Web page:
The dilemma is that such a view divorces itself from what may, in fact, be true. Think of the testimony of a witness during a trial: The story may make sense and hold up under cross-examination, but that doesn’t make it true. The argument simply presents itself as a plausible narrative without internal contradiction. Granted, this is far better than if it did contradict itself, but it is still not sufficient. 

Further, the Bible goes out of its way to suggest that a coherence view of truth can, and will, prove grossly inadequate when it comes to the things of God. For example, it records God saying, “My thoughts are not your thoughts, neither are your ways my ways” (Isaiah 55:8), and contends that the gospel itself can seem “foolish” to the human mind (I Corinthians 1:18-25). Thus a human perspective will always find aspects of God’s truth incoherent although it remains profoundly true.

A third major contender for the idea of truth is the pragmatic theory of truth. When someone is being “pragmatic” they are pursuing a course of action because it achieves an end result. So a pragmatic theory of truth maintains that what is true is that which “works.” This is an appealing view, particularly when we consider Jesus’ words that we are to judge things by their “fruit.” However, determining what is truly fruit of the Holy Spirit, and what is done in the flesh – or even what is, in the end, evil – is tricky business.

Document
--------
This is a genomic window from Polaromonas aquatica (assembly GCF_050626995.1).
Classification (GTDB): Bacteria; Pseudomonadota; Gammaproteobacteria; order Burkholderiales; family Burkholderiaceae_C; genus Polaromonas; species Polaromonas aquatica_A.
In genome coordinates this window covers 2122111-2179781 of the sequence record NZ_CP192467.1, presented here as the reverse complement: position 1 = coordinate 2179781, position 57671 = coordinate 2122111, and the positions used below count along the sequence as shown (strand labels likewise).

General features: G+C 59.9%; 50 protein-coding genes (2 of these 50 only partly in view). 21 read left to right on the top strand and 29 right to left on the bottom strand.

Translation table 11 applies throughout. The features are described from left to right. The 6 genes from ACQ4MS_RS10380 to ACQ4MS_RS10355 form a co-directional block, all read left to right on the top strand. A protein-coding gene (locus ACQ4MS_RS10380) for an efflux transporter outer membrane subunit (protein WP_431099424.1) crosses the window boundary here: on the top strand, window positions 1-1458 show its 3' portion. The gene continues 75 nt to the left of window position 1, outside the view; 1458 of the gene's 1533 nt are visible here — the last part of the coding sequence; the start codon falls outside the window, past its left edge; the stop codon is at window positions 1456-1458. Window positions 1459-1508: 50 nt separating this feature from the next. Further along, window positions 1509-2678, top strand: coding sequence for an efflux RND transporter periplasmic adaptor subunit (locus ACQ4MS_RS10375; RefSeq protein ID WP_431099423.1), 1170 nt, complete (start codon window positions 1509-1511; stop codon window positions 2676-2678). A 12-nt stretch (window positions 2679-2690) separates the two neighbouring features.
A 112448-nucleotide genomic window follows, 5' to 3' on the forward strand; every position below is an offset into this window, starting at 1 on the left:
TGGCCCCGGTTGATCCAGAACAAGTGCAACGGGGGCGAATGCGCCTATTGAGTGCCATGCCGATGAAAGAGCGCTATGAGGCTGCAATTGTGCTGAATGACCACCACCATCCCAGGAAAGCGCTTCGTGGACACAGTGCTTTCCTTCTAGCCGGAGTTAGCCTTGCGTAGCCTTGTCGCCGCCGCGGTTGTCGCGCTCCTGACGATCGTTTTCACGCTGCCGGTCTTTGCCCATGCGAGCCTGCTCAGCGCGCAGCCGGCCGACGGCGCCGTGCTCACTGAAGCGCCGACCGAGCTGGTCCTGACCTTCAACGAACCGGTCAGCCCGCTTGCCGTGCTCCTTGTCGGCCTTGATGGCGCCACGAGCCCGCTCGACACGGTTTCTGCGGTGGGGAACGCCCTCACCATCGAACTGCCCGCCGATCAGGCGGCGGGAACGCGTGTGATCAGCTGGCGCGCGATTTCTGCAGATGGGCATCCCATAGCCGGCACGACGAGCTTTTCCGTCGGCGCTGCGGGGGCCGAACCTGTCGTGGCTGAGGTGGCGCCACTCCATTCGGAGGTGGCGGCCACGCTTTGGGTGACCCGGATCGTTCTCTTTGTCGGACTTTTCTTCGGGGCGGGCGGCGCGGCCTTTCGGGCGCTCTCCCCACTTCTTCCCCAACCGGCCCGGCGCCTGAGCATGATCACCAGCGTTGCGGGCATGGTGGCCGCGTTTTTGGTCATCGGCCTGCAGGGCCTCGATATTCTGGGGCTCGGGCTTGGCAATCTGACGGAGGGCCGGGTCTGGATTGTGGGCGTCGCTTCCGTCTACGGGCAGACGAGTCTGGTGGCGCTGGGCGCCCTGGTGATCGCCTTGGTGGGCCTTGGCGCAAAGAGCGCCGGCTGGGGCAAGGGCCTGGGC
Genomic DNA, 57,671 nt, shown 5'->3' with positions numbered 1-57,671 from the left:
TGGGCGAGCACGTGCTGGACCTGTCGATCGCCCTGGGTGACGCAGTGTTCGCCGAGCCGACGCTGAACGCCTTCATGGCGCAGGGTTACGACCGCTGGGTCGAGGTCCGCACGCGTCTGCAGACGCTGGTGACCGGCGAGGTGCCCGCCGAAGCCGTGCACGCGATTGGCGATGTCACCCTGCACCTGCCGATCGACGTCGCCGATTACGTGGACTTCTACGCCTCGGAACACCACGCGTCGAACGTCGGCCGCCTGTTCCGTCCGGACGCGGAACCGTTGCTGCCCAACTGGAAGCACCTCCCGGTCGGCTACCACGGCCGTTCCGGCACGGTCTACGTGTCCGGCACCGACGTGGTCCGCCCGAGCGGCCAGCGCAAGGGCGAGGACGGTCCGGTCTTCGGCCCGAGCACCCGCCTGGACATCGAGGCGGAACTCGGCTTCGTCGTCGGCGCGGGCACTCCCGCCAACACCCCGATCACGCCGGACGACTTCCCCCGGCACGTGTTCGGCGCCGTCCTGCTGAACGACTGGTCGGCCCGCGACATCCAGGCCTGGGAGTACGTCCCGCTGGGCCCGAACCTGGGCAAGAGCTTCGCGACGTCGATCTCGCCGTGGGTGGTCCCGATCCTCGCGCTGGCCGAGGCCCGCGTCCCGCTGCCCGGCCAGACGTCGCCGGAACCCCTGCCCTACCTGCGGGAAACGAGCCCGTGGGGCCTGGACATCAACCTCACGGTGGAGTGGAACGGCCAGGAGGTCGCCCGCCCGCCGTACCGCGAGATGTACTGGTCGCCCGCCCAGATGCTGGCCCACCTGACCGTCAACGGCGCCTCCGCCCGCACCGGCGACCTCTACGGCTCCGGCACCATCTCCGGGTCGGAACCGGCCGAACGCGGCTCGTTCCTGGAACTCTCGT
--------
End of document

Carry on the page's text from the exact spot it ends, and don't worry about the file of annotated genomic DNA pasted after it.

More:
One needs only to think of the “final solution” of Nazi Germany. Hitler believed that the principal woes of Germany were found in the existence of the Jewish people. They constituted an “erosion of capital” and a “waste of space.” From this, the removal of “lebensunwertes Leben” (“life unworthy of life”) was elevated to the highest duty of medicine. “Of course I am a doctor and I want to preserve life,” maintained one Nazi doctor. “Out of respect for human life, I would remove a gangrenous appendix from a diseased body. The Jew is the gangrenous appendix in the body of mankind.” As a result, the “final solution” was their extermination. There can be little doubt of the workmanlike efficiency evidenced by the smoke that billowed from the furnaces of Auschwitz, yet there have been few enterprises more uniformly condemned as untrue – as well as rank evil.

So among the three candidates competing for our best understanding of truth, it would seem that the correspondence theory deserves its place of prominence in Christian and, more broadly, Western thought.